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Revista Brasileira de Farmacognosia

Print version ISSN 0102-695XOn-line version ISSN 1981-528X

Rev. bras. farmacogn. vol.29 no.5 Curitiba Sept./Oct. 2019  Epub Dec 09, 2019 

Short communications

Validation of an HPLC-DAD method for the determination of plant phenolics

Rosa M. González-Gonzáleza  1

Lina Barragán-Mendozaa  1

Ana L. Peraza-Camposa

Roberto Muñiz-Valenciaa

Silvia G. Ceballos-Magañab  *

Hortensia Parra-Delgadoa  *

aFacultad de Ciencias Químicas, Universidad de Colima, Coquimatlán, Colima, México

bFacultad de Ciencias, Universidad de Colima, Colima, México


A selective, sensitive and precise reversed phase HPLC-DAD method was developed and validated for the simultaneous determination of six phenolic acids in the aqueous extract and their hydrolyzed forms prepared from Solanum elaeagnifolium Cav., Solanaceae, Ampelocissus acapulcensis (Kunth) Planch., Vitaceae, or Brosimum alicastrum Sw., Moraceae. The new method showed good linearity (r > 0.999) in a relatively wide concentration range (0.5–100 mg/l). The limits of detection and quantification for the compounds were in the range of 0.097–0.467 mg/l and 0.097–0.496 mg/l, respectively. The recoveries of compounds were calculated in three different concentrations in the range of 88.07–109.17% and matrix effect was less than 5% for all phenolic acids. Finally, our developed HPLC method is simple, reliable and successfully applied to identify and quantify the phenolic acids in complex aqueous extracts from medicinal species, that can be useful for the analysis of infusions that people consume in folk medicine.

Keywords Phenolics; Aqueous extracts; Analysis; Medicinal plants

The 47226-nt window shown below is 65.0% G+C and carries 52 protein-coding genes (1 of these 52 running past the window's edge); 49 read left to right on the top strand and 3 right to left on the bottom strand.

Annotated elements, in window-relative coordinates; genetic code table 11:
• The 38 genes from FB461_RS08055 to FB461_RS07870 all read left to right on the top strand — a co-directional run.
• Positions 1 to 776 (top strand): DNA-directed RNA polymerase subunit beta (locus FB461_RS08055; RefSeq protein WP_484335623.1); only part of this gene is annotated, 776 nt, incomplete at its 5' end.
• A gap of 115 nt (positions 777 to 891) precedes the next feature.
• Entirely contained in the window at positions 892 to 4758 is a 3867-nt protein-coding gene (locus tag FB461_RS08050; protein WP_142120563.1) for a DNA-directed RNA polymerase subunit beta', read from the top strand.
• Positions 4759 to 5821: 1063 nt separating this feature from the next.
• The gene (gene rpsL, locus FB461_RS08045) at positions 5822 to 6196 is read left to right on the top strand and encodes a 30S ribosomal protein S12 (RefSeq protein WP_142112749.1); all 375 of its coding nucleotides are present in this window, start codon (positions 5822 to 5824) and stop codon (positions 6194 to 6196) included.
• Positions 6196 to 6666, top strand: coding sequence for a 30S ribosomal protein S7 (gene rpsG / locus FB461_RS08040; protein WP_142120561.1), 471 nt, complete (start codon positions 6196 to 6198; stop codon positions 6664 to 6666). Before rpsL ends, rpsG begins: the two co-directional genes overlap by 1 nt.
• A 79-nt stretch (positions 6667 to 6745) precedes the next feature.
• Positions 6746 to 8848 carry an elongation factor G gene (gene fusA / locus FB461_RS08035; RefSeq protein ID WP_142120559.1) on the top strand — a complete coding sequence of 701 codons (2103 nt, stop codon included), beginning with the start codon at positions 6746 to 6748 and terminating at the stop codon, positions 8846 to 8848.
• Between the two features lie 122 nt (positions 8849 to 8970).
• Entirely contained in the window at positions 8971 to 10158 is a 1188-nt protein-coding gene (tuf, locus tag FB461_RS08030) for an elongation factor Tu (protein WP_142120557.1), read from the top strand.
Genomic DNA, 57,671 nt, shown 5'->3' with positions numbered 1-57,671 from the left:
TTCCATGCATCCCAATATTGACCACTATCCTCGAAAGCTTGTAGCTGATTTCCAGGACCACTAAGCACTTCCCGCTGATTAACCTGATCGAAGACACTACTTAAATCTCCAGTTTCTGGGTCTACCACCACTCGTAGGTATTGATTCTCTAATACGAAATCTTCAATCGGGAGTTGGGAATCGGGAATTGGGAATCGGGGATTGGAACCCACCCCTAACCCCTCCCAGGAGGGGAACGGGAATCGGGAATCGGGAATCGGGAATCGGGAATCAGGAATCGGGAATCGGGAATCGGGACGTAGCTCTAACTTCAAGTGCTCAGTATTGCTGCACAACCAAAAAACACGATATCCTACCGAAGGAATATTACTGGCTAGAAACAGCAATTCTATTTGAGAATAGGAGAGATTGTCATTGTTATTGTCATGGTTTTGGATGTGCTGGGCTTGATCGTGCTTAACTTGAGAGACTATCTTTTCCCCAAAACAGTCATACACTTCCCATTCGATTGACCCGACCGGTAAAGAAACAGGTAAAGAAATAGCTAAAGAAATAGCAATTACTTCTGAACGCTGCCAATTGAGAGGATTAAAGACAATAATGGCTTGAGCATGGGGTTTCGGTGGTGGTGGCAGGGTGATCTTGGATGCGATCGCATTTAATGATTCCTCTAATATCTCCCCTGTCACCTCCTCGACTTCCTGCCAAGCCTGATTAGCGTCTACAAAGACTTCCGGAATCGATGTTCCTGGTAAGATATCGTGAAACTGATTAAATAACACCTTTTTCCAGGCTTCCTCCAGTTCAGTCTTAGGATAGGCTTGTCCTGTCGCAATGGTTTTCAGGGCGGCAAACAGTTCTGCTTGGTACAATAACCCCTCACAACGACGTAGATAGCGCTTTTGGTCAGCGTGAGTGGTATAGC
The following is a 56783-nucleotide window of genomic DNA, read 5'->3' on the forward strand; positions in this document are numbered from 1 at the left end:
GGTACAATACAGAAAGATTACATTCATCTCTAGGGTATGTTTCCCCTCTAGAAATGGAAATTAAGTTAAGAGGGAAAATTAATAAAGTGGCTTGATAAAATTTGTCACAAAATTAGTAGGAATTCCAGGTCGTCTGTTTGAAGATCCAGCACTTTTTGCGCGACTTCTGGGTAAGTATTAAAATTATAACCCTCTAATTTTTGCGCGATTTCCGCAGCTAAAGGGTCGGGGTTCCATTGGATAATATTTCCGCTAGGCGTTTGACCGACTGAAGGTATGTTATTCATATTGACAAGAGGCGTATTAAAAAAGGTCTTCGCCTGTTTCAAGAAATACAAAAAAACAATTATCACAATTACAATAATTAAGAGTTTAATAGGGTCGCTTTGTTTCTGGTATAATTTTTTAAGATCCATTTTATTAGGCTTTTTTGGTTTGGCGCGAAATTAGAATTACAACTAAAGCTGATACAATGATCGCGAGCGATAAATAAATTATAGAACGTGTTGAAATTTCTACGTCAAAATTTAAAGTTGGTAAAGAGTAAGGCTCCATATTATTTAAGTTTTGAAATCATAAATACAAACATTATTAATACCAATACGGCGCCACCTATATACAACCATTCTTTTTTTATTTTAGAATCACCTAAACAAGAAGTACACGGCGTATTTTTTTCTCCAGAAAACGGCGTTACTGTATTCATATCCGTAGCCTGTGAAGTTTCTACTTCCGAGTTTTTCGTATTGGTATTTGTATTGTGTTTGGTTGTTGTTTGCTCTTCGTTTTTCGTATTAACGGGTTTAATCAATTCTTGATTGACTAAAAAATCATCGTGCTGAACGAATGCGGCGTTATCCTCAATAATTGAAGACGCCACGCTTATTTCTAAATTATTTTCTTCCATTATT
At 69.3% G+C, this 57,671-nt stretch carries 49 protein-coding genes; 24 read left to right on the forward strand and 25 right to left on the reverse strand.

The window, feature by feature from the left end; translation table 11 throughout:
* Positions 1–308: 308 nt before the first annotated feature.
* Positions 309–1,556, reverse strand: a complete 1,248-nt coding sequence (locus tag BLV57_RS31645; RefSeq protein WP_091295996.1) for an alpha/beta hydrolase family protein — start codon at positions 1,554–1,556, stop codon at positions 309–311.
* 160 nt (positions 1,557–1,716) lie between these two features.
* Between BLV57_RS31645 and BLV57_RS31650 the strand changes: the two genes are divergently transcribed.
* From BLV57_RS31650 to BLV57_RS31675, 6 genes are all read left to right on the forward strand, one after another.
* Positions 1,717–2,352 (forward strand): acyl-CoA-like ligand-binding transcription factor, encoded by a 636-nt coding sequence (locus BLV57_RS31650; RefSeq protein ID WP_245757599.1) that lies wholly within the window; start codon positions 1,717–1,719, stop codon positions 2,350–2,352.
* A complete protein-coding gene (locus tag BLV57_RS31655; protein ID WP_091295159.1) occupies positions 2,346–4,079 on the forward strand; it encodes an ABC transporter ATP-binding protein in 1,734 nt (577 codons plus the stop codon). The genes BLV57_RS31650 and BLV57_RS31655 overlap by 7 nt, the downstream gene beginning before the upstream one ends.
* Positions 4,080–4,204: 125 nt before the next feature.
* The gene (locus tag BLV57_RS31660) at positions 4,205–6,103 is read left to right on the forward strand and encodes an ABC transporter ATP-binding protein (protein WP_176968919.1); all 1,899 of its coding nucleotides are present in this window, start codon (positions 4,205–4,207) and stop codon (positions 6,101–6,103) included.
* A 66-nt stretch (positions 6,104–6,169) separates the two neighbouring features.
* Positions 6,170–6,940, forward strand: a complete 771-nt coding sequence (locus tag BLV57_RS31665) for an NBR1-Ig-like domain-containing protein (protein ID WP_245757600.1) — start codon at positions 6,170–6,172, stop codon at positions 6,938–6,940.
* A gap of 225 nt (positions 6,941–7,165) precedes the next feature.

Medicinal plants have been used in the treatment of diseases that affect the population. However, the people consume them despite the knowledge about their chemical composition is rather limited (Pires et al., 2017).

Nowadays, there is a growing interest in the analysis and identification of medicinal plants constituents, mainly phenolic compounds (Ibrahim et al., 2015). Such secondary metabolites comprise a large variety of compounds: simple flavonoids, tannins, lignin, complex flavonoids, anthocyanins, and phenolic acids (Lin et al., 2016). These latest occur in different forms such as, aglycones, esters, glycosides, and/or bound complexes (Ross et al., 2009) and they possess a broad spectrum of pharmacological actions such as antibacterial and antifungal activity, anticarcinogenic, cardioprotective, antiviral, and antiallergic (Wen et al., 2005; Abad-García et al., 2007).

As part of our studies of Mexican medicinal plants, we included the analysis of phenolic compounds of three medicinal species, Solanum elaeagnifolium Cav., Solanaceae, Ampelocissus acapulcensis (Kunth) Planch., Vitaceae, and Brosimum alicastrum. Sw., Moraceae.

Brosimum alicastrum (known as mojo or Ramon) is a tree considered as multipurpose species, because all its parts can be employed in different types of applications. The seeds, leaves, latex, and bark of mojo are medicinally used in various regions of Mexico and Guatemala. An extract of the crushed seeds is recommended as a galactogen which stimulates the milk production. Leaf infusions are employed as cough suppressants and in the treatment of kidney ailments. A tonic made from the bark is used to treat chest pains, asthma and cancer (Ortiz et al., 1995). S. elaeagnifolium (common name tomatillo) is a perennial shrub of Solanaceae family. This plant has traditionally been used for the treatment of cancer, sore throats, toothaches, and gastrointestinal disorders (Houda et al., 2014). Finally, A. acapulcensis (common name uva cimarrona) is a scandent shrub native from Mexico that has been used in traditional medicine for the treatment of disorders of the genitourinary system (Vergara-Santana et al., 2013).

The extraction of phenolic acids is carried out with aqueous-organic solvents to obtain soluble polyphenols followed by a hydrolysis treatment to obtain free polyphenols, where the acid and basic hydrolysis are the most common (Arranz and Saura-Calixto, 2010; Ozer, 2017). Several HPLC methods have been reported to quantify these compounds in extracts from plants (Sinha et al., 2007; Farzaei et al., 2014; Ozer, 2017; Pires et al., 2017). However, existing methods are used for organic extracts and there are few reports for the determination of phenolic acids in aqueous extracts (De Souza et al., 2002; Ziaková and Brandšteterová, 2003). Taking into account that several remedies are prepared as infusions, it is still important the development of methods for aqueous matrices. Therefore, in this paper, we report a new HPLC-DAD method for the determination of phenolic acids that was validated and applied to the analysis of aqueous extracts of different medicinal plants.